Aneurysmal bone cysts are associated with a high rate of recurrence. Many aneurysmal bone cysts arise near open physes or articular cartilage in skeletally immature patients. Fear of damaging these structures could cause surgeons to curette the tumors less aggressively. We hypothesized location of an aneurysmal bone cyst in a periarticular or juxtaphyseal location would increase the risk of recurrence. We retrospectively studied 53 patients with aneurysmal bone cysts treated between 1989 and 2004. All patients had primary disease, and all patients underwent curettage of the lesion. Ten patients (18.9%) had local recurrence. Gender, race, and size did not predict recurrence; however 12 years of age or younger was associated with recurrence. Of the 19 juxtaphyseal cysts directly adjacent to an open physis, eight developed recurrence. Of the five periarticular cysts, two developed recurrence. The data suggest the risk of recurrence is highest in pediatric patients with juxtaphyseal or periarticular aneurysmal bone cysts. Meticulous treatment of these cysts is necessary, but we believe an overly aggressive approach that destroys the physis or articular cartilage is not warranted. Preservation of these structures remains a high priority of treatment. Level of Evidence: Level IV, case series. See the Guidelines for Authors for a complete description of levels of evidence.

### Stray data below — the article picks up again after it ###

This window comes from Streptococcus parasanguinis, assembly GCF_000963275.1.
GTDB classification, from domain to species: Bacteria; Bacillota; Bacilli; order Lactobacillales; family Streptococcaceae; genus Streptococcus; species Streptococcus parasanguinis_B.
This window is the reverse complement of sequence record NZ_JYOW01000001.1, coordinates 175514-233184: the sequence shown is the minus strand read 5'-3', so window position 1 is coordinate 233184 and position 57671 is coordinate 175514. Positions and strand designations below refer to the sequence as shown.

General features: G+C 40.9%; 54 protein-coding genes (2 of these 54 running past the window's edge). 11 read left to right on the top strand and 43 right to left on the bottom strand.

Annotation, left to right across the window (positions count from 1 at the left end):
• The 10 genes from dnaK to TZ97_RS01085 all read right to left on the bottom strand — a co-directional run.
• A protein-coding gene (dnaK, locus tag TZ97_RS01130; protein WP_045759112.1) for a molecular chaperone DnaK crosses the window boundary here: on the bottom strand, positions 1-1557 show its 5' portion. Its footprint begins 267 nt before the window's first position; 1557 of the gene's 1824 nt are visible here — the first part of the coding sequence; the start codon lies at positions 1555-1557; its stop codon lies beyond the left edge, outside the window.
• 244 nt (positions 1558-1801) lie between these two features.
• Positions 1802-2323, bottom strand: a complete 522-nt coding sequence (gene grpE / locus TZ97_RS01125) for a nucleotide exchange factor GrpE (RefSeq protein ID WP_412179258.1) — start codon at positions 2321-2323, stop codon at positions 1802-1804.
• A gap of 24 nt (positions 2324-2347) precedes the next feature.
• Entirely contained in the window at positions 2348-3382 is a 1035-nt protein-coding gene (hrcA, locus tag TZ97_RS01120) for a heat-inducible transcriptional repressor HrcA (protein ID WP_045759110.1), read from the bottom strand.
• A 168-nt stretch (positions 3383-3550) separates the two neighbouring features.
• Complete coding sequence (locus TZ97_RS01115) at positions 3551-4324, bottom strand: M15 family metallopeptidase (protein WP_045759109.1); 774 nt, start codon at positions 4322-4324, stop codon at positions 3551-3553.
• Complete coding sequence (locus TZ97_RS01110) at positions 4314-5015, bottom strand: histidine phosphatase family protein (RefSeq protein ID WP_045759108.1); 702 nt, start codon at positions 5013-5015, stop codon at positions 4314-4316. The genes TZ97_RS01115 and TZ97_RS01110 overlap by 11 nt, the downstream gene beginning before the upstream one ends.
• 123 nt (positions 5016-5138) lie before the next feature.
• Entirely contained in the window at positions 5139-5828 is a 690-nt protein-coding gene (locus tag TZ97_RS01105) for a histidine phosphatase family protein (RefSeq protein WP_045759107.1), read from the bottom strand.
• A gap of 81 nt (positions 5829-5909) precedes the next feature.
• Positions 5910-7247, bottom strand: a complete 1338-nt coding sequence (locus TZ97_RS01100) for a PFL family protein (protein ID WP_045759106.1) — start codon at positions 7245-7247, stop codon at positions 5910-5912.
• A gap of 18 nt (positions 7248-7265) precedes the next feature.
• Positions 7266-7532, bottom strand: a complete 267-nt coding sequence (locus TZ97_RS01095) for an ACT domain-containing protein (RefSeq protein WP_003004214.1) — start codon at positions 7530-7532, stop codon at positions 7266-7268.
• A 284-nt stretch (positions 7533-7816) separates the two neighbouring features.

ASJC Scopus subject areas
- Orthopedics and Sports Medicine